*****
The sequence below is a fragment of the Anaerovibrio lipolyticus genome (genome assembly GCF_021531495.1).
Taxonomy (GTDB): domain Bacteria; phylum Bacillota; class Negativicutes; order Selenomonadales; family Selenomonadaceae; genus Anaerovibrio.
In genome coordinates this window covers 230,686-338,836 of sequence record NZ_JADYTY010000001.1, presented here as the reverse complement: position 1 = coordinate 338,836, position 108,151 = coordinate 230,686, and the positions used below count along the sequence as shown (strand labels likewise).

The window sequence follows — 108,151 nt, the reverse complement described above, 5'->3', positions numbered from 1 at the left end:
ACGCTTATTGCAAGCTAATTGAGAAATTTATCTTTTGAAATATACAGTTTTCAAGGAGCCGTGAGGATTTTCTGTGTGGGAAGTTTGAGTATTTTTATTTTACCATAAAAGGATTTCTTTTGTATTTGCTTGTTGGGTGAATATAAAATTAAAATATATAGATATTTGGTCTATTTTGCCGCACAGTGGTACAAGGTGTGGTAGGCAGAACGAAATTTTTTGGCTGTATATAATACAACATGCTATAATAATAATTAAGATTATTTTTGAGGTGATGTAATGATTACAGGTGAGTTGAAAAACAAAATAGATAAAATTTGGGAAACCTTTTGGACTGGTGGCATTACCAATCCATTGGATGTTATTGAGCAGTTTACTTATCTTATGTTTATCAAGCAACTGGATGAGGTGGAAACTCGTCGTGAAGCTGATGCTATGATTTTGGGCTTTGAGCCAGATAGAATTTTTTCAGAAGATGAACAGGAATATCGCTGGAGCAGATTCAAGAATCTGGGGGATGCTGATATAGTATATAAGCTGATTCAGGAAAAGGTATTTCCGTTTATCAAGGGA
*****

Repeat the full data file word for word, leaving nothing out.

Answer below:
The sequence below is a fragment of the Anaerovibrio lipolyticus genome (genome assembly GCF_021531495.1).
Taxonomy (GTDB): domain Bacteria; phylum Bacillota; class Negativicutes; order Selenomonadales; family Selenomonadaceae; genus Anaerovibrio.
In genome coordinates this window covers 230,686-338,836 of sequence record NZ_JADYTY010000001.1, presented here as the reverse complement: position 1 = coordinate 338,836, position 108,151 = coordinate 230,686, and the positions used below count along the sequence as shown (strand labels likewise).

The window sequence follows — 108,151 nt, the reverse complement described above, 5'->3', positions numbered from 1 at the left end:
ACGCTTATTGCAAGCTAATTGAGAAATTTATCTTTTGAAATATACAGTTTTCAAGGAGCCGTGAGGATTTTCTGTGTGGGAAGTTTGAGTATTTTTATTTTACCATAAAAGGATTTCTTTTGTATTTGCTTGTTGGGTGAATATAAAATTAAAATATATAGATATTTGGTCTATTTTGCCGCACAGTGGTACAAGGTGTGGTAGGCAGAACGAAATTTTTTGGCTGTATATAATACAACATGCTATAATAATAATTAAGATTATTTTTGAGGTGATGTAATGATTACAGGTGAGTTGAAAAACAAAATAGATAAAATTTGGGAAACCTTTTGGACTGGTGGCATTACCAATCCATTGGATGTTATTGAGCAGTTTACTTATCTTATGTTTATCAAGCAACTGGATGAGGTGGAAACTCGTCGTGAAGCTGATGCTATGATTTTGGGCTTTGAGCCAGATAGAATTTTTTCAGAAGATGAACAGGAATATCGCTGGAGCAGATTCAAGAATCTGGGGGATGCTGATATAGTATATAAGCTGATTCAGGAAAAGGTATTTCCGTTTATCAAGGGA